“I am weak as a child and Your Majesty is the protector of the weak: Khuda pardons the faults of His slaves. You are my master and I am your slave—penitent of my actions. I am too feeble and you are the conqueror of the world. Be charitable and condone my fault!
“It is for fear of my life that I fight shy of the imperial court, and I aspire not after the crown or the throne. How can l set my heart upon sovereignty when I have a thin time? Come what may, I am your bondsman in all ages: if I am a falcon, I have been netted by you!
“I live in hope that Your Majesty would never put me to shame. In fact, you are the king of the country, and may the throne and the royal seal be with you for ever!
“For God’s sake, do not take amiss. I am on my last legs and I dare not set my face against you. Can an ant stand out against Sulaiman?
“Sure enough, so long the Emperor is in my favour, I do not run any risk of personal injury. I am, after all, reconciled to my portfolio in Bengal. I shall he cut up if I become a prey to misfortune. If I remain apart from the pomp of the royal court, may Your Majesty not grudge it, for, it’s a just punishment for my actions.
“Distinction is achieved by degrees, but, Parwez has cut a figure beyond all expectation. Your Majesty has made Parwez the heir-apparent, but you have branded me with the reproach to having shed Khusrau’s blood! If dare say, Parwez is a villain, and it is he who is guilty of Khusrau’s blood.
“As I am charged with Khusrau’s murder, it matters not if I make away with Parwez. If God has favoured Parwez with renown, he has, I can assure Your Majesty, graced me, likewise, with a blood-shedding sword! If Parwez is unfriendly to me, I am equally inimical, if he is fraternal, I am also pacific.
“My goodness! I have been asked to attend the court. How can I come to terms with Parwez who is unworthy of it? If Your Majesty smiles upon me I am your slave, but if you are unsympathetic I shall keep myself away so long I am alive.
“Once I unsheathe my sword, I shall not, I am afraid, be considerate to the Emperor or the Prince! Need I tell you that there is in the empire hardly any equal to me in military accomplishment? Your Majesty, I dare say, would not have lost your hold on Qandhar if you had requisitioned my services. So long Parwez was in charge of the Deccan, it was a hot-bed of disorder and confusion. But twice did I conquer the country by my sword and I took no care to my life on those occasions. Further, the story of my conquest of Kangra is a common talk in Hindustan. It was I, again, who challenged the Rana to arms and struck him down: it’s a feat which is unparalleled in history. It is by the grace of the Emperor that I have been successful in all my wars. I have reflected honour on the Empire and have secured payments from the Rana. Again, it is due to me, that the infidels have accepted Islam and the Mughal army has penetrated into the Rajput country. I can, by my wit, level mountains in the dust and stem the tide of foreign aggression. What do I care for the mountains? If they are made of stone am I not made of steel? Need I put up a prayer for the keys of the royal treasury? I hold the keys so long I have the sword with me! My superiority in arms gives me precedence over Parwez. The world is a brave and valorous bride who avoids the old and weak suitors and selects an intelligent and dexterous warrior as her mate. It’s only in the fitness of things that she would woo me!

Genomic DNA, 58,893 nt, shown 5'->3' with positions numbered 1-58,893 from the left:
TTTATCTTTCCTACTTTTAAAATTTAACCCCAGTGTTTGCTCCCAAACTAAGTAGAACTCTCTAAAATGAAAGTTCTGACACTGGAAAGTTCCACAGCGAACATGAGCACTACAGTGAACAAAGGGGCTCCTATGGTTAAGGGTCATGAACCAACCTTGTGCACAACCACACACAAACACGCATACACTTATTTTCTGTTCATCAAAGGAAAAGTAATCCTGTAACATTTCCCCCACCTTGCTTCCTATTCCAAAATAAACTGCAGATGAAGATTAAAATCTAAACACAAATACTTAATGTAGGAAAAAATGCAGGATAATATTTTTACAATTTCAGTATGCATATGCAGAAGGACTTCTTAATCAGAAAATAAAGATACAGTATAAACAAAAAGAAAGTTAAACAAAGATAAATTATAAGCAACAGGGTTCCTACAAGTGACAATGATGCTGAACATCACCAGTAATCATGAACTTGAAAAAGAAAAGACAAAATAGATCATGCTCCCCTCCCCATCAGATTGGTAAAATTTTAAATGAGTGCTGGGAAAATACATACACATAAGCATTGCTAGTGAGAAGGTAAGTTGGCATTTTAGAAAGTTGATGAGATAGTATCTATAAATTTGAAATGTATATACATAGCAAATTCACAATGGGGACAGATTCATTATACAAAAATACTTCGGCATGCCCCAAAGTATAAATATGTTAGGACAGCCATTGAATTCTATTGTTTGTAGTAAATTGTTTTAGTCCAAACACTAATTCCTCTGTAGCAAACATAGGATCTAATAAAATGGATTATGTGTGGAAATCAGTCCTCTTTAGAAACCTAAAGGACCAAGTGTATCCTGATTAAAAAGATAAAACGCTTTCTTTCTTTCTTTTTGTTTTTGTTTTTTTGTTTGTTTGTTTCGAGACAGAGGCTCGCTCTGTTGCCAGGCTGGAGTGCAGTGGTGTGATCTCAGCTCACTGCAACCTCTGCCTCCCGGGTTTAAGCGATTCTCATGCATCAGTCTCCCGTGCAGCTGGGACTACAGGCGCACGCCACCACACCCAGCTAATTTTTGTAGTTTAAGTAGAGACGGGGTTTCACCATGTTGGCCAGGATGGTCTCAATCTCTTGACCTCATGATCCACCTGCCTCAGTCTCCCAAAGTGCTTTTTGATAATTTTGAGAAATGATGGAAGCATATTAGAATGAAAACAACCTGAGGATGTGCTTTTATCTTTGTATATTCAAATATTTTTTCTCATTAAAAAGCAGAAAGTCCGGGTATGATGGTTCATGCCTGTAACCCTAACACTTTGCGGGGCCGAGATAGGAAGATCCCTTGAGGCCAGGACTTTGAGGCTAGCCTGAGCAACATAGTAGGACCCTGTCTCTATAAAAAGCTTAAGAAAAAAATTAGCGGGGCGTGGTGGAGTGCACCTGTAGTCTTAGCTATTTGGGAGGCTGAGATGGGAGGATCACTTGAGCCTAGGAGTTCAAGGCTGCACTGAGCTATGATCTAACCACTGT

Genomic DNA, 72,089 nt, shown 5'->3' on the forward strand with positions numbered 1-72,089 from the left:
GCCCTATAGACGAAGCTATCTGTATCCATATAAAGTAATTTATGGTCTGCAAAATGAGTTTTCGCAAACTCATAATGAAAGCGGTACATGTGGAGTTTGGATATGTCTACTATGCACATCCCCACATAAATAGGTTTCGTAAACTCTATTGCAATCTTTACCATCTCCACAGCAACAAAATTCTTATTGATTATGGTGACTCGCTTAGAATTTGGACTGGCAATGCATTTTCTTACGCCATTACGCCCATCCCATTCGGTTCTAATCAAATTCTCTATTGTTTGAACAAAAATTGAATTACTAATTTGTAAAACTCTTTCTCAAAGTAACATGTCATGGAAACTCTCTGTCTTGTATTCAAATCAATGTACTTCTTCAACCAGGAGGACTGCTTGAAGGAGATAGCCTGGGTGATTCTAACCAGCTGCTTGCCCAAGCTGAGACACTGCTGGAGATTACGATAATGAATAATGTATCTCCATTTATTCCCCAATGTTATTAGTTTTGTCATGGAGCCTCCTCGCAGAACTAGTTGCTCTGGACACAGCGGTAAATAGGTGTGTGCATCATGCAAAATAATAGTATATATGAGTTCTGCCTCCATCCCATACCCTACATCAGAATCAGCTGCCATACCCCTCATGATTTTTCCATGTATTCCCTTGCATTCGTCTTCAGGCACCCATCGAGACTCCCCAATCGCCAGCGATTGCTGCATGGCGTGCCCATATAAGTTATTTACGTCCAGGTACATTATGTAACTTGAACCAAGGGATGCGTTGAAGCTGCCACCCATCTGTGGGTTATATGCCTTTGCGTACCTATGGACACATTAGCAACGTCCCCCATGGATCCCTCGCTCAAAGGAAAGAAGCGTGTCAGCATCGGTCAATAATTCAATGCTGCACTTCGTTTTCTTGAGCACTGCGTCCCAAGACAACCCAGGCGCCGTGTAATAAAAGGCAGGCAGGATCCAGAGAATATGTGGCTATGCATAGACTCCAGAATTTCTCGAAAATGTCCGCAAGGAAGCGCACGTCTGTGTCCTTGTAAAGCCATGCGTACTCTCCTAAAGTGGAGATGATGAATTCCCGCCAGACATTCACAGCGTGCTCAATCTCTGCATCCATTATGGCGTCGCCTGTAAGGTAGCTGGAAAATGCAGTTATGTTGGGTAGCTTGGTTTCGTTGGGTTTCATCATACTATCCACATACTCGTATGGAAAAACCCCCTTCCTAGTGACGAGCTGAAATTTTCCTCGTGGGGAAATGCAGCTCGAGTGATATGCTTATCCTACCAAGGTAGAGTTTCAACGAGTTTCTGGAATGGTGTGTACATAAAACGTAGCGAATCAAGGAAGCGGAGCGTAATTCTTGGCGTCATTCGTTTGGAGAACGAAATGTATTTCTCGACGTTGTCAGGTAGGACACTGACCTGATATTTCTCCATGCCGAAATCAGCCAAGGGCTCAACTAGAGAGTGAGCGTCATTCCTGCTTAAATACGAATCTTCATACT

“I have laid bare my mind. I fail to understand the ways of the world—it is so perplexing and complex!
“I am at the root of dynastic prosperity. For goodness sake, do not cast shame upon me.
“I believe my messenger will, like the hudhud of the fables, carry this letter of mine that contains the true state of affairs to the court. He has been sent as an agent of the ant to the court of Sulaiman!
“Oh Saqi! Pour the wine of happiness in my cup—the wine that dispels gloom, puts out the internal fire and changes malevolence to amity.”
We suppose this correspondence between father and son shines a self-explanatory light on the fundamental nature of Mughal politics and statecraft—if it can be called that.
History unambiguously shows that Khurram had indeed blinded and murdered his own brother, and that he was misleading his father by faking subservience, simultaneously issuing a veiled threat. Jahangir was not fooled. He met Khurram’s open rebellion in 1622 and clobbered him at Bilochpura, forcing him to flee to Udaipur. But that is a story for another day.